Yeah, it's basically a bait and switch, where they try to equate the more simple concept of electricity as seen at the 4th grade level, with the more complex stuff going on with electromagnetism at an elementary particle level.


regardless of how much philosophical bullshit an author puts into the opening of a graduate level textbook in order to make it look like they're worth the $200 you're paying for it.
But i do have to point out that it's not anything "philosophical".

Electrons orbit the nucleus with nothing holding them together but their charge.

But their implication in that image skips a few steps between that and what comes out of your wall socket, to try to make a "point" which isn't actually accurate, technically or not.
 
Talking about if you can "see" electricity is philosophical pedantic.
FTFY. Generally in these types of discussions a few basic assumptions are made, mainly that we live in a universe with rules, we can trust our senses, and it's possible to know things. Because otherwise discussion becomes more or less pointless, see... half of what's been written in the past few pages of this thread.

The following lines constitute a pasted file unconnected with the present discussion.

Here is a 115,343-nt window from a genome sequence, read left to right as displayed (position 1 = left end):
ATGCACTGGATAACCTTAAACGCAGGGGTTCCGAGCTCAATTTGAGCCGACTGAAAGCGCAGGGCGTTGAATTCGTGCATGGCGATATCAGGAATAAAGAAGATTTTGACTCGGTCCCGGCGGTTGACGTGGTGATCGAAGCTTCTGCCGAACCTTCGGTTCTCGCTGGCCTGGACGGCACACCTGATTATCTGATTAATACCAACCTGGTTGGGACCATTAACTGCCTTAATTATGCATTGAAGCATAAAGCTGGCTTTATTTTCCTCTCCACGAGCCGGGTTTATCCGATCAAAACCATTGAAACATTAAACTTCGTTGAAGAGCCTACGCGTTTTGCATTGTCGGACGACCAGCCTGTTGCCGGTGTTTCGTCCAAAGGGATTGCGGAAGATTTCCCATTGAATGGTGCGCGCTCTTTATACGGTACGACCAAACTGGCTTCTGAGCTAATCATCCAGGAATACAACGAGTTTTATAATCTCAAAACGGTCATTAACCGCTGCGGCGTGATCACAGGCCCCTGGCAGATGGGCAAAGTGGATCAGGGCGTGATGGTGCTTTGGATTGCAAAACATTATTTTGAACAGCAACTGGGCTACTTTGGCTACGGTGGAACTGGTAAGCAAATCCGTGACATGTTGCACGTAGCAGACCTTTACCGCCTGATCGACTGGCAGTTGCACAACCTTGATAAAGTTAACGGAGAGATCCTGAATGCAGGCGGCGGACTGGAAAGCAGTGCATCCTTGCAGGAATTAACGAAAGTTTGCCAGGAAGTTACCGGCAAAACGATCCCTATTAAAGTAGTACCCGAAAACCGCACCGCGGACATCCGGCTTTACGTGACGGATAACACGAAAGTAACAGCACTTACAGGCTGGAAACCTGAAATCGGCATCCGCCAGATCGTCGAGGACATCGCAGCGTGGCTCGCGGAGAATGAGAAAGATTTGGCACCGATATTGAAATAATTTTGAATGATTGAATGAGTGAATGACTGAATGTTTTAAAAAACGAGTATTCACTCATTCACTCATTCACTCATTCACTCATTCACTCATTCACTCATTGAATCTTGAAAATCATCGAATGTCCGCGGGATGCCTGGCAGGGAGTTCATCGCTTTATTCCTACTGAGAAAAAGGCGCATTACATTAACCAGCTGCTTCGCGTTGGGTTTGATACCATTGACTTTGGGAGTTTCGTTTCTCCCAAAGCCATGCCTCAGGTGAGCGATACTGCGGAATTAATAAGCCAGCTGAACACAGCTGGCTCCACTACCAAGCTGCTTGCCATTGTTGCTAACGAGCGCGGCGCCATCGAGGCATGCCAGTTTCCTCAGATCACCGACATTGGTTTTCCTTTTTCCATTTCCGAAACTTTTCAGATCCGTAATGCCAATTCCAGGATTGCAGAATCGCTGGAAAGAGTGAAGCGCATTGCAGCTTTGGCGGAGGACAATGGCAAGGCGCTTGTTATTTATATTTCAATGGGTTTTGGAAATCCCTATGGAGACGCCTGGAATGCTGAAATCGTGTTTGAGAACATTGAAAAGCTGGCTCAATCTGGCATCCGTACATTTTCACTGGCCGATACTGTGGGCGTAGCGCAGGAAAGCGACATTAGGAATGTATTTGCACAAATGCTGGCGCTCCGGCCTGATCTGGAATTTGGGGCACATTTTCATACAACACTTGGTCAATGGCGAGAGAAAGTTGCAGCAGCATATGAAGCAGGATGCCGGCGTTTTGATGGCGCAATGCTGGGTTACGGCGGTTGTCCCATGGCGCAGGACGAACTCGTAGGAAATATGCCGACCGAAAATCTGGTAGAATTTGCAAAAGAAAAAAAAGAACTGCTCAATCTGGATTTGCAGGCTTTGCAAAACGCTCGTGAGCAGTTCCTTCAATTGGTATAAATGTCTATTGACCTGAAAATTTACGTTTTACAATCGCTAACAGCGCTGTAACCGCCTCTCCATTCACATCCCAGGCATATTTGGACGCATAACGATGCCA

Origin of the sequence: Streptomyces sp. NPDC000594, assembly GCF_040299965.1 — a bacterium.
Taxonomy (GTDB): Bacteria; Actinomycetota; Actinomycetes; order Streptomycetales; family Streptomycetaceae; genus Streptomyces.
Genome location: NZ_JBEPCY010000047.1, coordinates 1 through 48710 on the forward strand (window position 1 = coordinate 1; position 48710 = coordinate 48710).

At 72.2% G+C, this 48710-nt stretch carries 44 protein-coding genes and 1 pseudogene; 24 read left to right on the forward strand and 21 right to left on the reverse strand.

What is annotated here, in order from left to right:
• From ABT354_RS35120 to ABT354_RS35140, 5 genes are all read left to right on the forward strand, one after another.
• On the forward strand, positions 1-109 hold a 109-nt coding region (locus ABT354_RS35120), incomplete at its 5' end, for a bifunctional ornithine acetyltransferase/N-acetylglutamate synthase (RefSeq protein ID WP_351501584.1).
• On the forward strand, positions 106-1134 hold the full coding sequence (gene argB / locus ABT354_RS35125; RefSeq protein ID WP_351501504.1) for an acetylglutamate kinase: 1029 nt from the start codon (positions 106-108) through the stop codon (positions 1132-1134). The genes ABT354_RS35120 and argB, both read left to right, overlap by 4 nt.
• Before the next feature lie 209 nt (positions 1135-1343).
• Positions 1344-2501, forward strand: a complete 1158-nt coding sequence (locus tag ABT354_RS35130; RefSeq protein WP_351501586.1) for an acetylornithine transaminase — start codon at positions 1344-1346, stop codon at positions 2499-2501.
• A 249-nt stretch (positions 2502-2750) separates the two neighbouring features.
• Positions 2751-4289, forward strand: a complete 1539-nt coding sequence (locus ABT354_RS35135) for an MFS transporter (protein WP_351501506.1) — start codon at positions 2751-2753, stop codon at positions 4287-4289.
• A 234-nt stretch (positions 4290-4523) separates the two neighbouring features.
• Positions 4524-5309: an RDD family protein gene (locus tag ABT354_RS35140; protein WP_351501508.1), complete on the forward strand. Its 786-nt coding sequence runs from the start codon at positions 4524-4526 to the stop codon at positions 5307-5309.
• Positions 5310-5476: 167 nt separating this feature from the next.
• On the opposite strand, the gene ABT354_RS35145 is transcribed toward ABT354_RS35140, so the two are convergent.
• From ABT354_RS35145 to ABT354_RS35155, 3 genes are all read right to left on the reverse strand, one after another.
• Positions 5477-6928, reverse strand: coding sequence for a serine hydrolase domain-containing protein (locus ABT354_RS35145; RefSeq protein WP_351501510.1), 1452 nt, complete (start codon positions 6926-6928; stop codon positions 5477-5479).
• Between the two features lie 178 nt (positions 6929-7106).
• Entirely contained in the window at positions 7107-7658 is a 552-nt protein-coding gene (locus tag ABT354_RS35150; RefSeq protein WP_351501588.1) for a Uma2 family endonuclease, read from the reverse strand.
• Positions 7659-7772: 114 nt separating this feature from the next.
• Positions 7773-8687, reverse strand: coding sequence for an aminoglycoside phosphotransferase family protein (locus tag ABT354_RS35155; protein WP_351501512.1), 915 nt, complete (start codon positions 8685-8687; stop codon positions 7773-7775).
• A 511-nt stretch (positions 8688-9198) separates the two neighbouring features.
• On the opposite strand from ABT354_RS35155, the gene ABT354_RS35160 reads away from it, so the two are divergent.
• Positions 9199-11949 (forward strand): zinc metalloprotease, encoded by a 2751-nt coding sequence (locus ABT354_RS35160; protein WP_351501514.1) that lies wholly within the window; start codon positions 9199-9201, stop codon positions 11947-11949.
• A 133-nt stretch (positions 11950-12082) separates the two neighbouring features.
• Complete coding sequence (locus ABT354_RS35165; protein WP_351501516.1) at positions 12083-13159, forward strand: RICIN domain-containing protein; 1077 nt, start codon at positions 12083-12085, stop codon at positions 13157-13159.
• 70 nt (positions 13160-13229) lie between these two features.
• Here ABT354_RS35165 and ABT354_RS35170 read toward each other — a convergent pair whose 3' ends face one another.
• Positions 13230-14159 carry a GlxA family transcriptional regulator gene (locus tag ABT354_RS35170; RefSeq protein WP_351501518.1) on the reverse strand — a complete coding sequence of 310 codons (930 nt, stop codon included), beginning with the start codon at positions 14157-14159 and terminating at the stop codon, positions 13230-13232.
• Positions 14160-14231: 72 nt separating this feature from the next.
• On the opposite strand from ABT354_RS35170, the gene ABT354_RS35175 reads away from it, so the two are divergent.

FTFY. Generally in these types of discussions a few basic assumptions are made, mainly that we live in a universe with rules, we can trust our senses, and it's possible to know things. Because otherwise discussion becomes more or less pointless, see... half of what's been written in the past few pages of this thread.
:facepalm: Nah dude, that's the thing, what fade was on about is well accepted physics. The 4 fundamental forces are undeniable facts under the assumptions you stated. And they do keep stuff together without touching etc.

But my point was that even with that the 1st paragraph isn't actually correct, because electricity, especially for a 4th grader, is a more of a exact phenomenon (electrons moving around a conductor). While what he was talking about is more accurately described as electromagnetism (which is the ultimate reason behind electricity).

If we're going to go into that much detail for electricity, we might as well do that for a rock, which is also held together by electromagnetism (between atoms, and for the electrons in said atoms) and the strong force (the nucleus of the atoms) etc.

But if you replace their example of electricity with a rock, it becomes obvious why it doesn't work, regardless of the underlying physics.
 
May as well say: Two men are falling after jumping out of an airplane. The first turns his head and shouts "See, we both jumped and will both hit the ground!" The second shouts back "Yeah, but I have a parachute!" and pulls his rip cord.